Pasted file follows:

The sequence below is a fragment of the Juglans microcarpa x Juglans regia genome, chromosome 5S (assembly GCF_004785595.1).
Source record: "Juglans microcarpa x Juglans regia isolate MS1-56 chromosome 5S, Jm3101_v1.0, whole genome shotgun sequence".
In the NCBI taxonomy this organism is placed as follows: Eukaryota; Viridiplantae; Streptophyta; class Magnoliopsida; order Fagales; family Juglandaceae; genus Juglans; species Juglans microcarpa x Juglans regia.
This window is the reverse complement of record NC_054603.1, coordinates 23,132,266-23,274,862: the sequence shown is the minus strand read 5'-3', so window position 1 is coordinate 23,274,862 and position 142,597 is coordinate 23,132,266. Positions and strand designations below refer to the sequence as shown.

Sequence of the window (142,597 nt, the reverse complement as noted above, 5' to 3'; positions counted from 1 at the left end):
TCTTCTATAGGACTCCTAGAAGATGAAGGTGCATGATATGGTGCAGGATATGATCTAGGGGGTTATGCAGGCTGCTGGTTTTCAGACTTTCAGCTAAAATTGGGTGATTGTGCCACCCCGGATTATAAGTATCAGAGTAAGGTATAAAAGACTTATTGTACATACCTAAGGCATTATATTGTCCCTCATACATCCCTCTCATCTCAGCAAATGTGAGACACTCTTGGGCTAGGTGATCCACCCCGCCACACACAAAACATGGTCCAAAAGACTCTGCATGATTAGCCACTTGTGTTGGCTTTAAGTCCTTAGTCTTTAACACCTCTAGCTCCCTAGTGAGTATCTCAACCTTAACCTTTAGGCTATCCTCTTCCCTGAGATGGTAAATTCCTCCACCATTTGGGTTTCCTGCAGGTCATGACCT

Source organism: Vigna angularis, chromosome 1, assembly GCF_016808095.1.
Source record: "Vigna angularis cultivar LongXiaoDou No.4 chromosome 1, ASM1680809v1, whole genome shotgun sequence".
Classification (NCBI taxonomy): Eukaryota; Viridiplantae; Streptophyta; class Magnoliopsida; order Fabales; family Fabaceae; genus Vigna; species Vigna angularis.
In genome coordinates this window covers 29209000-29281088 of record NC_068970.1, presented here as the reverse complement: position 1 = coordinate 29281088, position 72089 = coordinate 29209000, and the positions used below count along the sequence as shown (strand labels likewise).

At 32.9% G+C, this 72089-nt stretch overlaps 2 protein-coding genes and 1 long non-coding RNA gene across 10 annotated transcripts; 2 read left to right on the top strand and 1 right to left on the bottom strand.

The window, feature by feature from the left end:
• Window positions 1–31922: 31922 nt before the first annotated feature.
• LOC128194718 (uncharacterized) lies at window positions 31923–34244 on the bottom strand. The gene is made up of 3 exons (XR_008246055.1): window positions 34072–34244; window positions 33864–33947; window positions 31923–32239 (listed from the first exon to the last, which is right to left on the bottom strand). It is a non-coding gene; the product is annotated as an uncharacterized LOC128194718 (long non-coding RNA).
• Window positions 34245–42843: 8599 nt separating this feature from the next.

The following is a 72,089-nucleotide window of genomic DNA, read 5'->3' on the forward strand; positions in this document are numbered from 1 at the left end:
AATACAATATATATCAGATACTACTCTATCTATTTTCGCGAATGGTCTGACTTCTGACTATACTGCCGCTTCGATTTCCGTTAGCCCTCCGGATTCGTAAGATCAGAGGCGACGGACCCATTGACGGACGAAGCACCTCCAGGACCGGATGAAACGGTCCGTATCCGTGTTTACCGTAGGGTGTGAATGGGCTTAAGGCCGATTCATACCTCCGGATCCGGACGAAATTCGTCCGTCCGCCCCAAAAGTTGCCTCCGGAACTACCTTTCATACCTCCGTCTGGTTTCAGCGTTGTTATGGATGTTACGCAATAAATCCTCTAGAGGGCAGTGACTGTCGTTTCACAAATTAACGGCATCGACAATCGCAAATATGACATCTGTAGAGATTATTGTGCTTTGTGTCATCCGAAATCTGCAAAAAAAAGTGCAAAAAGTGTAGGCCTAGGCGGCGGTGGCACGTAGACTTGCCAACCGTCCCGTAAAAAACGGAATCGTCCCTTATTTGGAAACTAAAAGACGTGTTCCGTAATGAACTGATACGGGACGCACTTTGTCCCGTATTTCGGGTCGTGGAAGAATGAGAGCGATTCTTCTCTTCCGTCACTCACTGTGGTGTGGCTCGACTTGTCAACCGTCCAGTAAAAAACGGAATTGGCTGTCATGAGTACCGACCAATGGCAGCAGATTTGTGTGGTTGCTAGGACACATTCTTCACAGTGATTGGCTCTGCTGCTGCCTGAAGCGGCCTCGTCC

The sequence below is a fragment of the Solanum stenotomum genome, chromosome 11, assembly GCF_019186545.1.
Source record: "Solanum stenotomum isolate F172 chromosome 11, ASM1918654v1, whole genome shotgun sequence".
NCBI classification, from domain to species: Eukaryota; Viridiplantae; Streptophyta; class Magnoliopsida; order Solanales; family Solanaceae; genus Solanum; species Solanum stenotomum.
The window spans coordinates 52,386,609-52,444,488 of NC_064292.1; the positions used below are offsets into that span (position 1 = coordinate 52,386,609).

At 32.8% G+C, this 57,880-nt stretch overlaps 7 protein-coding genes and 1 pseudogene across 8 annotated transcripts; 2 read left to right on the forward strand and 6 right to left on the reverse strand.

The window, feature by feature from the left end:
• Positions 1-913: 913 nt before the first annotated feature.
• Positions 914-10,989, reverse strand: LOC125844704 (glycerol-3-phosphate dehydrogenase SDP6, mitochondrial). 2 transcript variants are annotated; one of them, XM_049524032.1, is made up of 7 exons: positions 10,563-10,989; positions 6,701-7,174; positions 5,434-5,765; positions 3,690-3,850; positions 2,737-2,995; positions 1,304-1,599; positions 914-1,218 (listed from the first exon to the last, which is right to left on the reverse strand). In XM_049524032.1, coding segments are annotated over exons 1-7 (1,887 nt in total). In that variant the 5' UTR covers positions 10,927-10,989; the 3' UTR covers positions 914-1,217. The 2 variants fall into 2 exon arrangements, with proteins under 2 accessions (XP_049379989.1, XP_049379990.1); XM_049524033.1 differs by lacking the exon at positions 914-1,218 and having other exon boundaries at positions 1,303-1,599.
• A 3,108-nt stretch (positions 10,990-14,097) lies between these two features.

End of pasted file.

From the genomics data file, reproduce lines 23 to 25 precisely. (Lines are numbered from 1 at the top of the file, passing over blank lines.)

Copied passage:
The window, feature by feature from the left end:
• Positions 1-913: 913 nt before the first annotated feature.
• Positions 914-10,989, reverse strand: LOC125844704 (glycerol-3-phosphate dehydrogenase SDP6, mitochondrial). 2 transcript variants are annotated; one of them, XM_049524032.1, is made up of 7 exons: positions 10,563-10,989; positions 6,701-7,174; positions 5,434-5,765; positions 3,690-3,850; positions 2,737-2,995; positions 1,304-1,599; positions 914-1,218 (listed from the first exon to the last, which is right to left on the reverse strand). In XM_049524032.1, coding segments are annotated over exons 1-7 (1,887 nt in total). In that variant the 5' UTR covers positions 10,927-10,989; the 3' UTR covers positions 914-1,217. The 2 variants fall into 2 exon arrangements, with proteins under 2 accessions (XP_049379989.1, XP_049379990.1); XM_049524033.1 differs by lacking the exon at positions 914-1,218 and having other exon boundaries at positions 1,303-1,599.